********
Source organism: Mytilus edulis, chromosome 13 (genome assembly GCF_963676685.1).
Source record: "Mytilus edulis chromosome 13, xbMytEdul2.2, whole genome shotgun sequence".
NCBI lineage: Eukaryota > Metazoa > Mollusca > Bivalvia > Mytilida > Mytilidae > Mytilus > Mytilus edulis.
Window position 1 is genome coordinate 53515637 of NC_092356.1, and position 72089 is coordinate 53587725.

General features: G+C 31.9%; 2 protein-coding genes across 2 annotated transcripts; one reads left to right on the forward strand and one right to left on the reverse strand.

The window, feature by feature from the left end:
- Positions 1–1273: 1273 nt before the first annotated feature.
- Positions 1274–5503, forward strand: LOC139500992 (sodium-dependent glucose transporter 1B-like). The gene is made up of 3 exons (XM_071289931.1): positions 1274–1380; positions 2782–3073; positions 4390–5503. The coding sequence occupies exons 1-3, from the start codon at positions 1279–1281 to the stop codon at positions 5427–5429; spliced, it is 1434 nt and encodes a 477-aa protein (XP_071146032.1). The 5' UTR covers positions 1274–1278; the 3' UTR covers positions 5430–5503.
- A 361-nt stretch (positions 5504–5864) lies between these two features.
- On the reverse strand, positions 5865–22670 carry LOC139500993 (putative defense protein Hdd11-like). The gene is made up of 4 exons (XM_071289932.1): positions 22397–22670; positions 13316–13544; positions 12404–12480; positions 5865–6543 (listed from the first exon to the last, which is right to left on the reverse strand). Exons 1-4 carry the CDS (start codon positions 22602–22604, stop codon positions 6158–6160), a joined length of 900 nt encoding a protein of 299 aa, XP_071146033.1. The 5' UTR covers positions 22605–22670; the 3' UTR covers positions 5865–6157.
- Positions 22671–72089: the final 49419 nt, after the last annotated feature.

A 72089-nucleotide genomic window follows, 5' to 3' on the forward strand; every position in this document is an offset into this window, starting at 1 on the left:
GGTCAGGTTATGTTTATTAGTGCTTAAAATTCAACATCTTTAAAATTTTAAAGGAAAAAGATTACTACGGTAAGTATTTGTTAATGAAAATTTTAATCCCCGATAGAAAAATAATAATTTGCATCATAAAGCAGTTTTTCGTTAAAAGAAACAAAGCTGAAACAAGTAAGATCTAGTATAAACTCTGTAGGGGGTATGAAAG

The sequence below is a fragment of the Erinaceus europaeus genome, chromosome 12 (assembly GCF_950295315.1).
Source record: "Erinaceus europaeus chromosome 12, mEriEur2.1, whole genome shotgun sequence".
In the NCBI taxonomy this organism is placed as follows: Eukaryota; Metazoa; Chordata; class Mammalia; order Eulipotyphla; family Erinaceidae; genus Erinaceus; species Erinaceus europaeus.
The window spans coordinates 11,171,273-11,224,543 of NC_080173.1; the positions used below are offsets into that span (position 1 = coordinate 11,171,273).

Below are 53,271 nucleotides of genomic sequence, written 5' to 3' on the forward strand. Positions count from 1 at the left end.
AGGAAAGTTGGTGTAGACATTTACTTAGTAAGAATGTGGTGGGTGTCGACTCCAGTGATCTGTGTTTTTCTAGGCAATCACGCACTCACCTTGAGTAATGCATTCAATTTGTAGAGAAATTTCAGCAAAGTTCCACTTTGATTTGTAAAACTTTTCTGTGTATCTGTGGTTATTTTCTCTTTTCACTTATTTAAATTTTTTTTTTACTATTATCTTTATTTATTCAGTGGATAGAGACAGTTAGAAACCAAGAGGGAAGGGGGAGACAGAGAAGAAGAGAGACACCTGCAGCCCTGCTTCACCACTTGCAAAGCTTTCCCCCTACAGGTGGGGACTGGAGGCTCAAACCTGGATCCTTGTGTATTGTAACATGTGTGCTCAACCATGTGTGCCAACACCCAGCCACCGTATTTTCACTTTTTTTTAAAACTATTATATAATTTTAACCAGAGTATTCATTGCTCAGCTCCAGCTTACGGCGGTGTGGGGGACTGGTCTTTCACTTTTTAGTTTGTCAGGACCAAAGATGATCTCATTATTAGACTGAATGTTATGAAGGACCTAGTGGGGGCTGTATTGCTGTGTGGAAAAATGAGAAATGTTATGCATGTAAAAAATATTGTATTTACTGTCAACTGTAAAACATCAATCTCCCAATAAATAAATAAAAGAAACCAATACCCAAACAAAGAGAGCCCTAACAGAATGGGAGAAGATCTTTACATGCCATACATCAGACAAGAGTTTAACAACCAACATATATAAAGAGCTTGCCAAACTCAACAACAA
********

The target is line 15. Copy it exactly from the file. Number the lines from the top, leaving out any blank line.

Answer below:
Source record: "Erinaceus europaeus chromosome 12, mEriEur2.1, whole genome shotgun sequence".